Windows patching abysmal, and getting worse
98% of cats insecure
Fewer than one in 50 Windows PCs are fully patched, according to stats from users of Secunia's new patching tool, which suggest surfers are becoming even more slipshod with applying patches over the last year.
The final version of Secunia Personal Software Inspector (PSI) was released last week after 17 months in development. Since then the software has been successfully installed on more than 120,000 PCs.
Statistics from a sample of 20,000 users reveal that 98.1 per cent have one or more insecure programs installed on their Windows machines. The figures are taken from the point when punters scan their PC for the first time using Secunia PSI but before they have a chance to apply remedial patches.
Roughly a third (30.27 per cent) of users of the software scanner are running between one and five insecure programs, while a quarter (25.07 per cent) were caught out with between six to 10 packages that need patching on their systems. Almost half (45.76 per cent) had more than 11 insecure software packages on their computers.
The latest scan tool stats are even worse than figures obtained back in January, when Secunia carried out much the same number crunching exercise using figures from users of the then beta version of its scanning tool. Back at the start of the year 4.54 per cent of users were running a fully patched PC compared to two per cent now.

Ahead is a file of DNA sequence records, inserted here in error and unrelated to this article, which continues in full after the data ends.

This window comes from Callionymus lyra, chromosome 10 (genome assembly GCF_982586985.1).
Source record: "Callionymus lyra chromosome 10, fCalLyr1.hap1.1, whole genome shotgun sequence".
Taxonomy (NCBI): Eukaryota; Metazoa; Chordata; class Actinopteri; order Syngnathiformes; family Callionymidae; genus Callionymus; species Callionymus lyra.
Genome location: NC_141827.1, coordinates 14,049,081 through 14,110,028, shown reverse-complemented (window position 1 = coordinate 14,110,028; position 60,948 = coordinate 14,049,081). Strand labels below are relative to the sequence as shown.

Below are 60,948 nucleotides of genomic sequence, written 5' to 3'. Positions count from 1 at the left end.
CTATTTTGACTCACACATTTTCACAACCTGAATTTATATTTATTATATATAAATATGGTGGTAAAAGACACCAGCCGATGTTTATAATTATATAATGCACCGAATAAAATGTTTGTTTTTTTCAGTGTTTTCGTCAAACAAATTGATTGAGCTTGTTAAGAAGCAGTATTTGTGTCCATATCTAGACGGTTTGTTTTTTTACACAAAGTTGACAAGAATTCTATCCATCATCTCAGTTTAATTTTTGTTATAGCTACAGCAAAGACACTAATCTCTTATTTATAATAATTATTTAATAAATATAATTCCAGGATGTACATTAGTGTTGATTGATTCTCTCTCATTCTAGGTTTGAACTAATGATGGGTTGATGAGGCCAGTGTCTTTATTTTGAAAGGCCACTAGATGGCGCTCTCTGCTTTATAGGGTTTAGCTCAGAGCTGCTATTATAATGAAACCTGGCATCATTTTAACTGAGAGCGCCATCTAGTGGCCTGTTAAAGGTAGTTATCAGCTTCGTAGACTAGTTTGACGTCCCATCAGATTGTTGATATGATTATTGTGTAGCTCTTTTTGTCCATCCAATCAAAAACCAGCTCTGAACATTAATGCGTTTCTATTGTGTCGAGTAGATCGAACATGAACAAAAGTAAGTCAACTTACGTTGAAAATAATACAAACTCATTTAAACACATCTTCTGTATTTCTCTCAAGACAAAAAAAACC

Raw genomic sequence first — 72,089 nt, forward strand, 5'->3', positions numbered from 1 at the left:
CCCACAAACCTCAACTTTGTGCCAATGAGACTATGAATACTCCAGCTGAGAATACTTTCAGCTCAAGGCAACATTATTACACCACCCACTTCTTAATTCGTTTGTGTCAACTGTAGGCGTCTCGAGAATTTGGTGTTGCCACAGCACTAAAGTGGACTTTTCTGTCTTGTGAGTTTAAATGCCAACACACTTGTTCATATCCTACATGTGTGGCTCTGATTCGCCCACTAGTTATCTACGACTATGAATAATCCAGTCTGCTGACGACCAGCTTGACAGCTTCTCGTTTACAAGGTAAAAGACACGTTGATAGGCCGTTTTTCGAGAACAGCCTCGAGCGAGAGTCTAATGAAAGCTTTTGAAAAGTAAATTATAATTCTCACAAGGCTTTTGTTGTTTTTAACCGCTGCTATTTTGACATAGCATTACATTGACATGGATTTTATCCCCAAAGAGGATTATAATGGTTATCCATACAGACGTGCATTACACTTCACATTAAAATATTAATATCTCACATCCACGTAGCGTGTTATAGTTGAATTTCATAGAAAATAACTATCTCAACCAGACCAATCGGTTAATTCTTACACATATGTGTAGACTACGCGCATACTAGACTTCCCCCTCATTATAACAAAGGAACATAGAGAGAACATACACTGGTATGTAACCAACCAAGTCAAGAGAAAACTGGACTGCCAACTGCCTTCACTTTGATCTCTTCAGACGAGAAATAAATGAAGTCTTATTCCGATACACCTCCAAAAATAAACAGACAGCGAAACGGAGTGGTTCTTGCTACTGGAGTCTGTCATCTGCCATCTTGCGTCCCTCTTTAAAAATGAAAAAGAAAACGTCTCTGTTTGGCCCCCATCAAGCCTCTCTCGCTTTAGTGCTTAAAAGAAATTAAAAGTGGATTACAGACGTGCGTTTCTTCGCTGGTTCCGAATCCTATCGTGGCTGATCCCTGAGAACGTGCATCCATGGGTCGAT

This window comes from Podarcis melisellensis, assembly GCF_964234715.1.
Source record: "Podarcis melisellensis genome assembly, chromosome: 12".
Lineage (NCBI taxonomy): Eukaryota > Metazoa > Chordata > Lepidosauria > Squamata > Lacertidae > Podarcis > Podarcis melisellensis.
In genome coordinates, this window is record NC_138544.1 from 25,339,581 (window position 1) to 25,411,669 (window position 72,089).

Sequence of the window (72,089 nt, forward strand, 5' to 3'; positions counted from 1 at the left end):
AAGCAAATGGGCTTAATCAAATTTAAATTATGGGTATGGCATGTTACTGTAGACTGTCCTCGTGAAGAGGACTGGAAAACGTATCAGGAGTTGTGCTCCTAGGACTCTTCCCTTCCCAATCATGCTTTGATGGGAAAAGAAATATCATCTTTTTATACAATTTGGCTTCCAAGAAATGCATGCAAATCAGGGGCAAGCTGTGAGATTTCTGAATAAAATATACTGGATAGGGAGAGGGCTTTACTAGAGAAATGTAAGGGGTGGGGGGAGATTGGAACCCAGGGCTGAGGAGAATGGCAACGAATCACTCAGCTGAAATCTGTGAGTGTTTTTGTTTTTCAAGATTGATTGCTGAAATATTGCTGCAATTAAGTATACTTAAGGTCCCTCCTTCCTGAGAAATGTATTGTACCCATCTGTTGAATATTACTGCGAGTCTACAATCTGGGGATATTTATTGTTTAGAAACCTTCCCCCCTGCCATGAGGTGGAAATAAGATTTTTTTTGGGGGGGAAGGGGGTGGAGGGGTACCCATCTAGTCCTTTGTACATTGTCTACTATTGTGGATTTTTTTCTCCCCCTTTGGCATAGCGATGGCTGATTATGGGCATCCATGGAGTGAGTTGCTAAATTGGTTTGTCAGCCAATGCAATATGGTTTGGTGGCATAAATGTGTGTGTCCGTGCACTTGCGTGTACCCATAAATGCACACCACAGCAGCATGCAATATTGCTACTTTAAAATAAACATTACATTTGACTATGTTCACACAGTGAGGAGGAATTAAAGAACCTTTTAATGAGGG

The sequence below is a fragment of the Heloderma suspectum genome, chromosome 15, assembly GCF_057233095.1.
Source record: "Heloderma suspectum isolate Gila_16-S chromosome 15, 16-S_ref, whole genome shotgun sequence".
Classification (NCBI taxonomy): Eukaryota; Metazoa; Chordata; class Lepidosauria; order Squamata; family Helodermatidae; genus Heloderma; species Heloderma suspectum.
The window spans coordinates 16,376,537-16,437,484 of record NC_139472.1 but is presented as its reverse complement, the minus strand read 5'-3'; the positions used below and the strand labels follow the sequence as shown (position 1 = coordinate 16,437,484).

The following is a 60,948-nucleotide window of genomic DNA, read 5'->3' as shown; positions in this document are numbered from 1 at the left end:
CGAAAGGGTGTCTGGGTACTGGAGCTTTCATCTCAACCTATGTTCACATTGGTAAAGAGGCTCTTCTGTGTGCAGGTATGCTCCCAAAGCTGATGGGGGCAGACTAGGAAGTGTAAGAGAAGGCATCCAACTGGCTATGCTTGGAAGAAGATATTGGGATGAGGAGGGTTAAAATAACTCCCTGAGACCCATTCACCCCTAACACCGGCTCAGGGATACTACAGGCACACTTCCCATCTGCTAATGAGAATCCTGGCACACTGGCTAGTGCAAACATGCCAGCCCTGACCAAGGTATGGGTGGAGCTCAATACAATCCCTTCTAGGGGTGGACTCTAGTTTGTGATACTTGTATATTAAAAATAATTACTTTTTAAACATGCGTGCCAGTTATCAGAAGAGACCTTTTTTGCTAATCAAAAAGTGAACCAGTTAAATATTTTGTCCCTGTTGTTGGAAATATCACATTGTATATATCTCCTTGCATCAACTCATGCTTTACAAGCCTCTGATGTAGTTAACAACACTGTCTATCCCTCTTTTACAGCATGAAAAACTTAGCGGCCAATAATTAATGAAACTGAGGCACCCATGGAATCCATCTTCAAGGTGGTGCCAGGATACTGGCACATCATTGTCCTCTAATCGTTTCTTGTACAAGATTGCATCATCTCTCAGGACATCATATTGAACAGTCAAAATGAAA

The percentage of surfers with between one and five insecure package on their windows boxes has increased to 30 per cent now, compared to 27.8 per cent in January (full results here).
The Danish security notification firm notes that users of its tool are a self-selecting sample that are only using it because they are concerned about patching. This, along with other reasons (explained here), means the true state of patching across the interweb more generally is probably even worse than Secunia's already grim statistics suggest.
More and more internet attacks take advantage of application vulnerabilities rather than flaws in underlying operating systems. That means that keeping patches up to date is becoming more important. Running a personal firewall and up-to-date anti-virus is no longer enough to come anywhere close to assuring a safe surfing experience.
Secunia's PSI utility - available at no charge to consumers - scans Windows systems to log applications that need patching or are out of date. Links to patches downloads and more info are provided. It's a neat utility which we, having used it for the last few months, have no hesitation in recommending. ®
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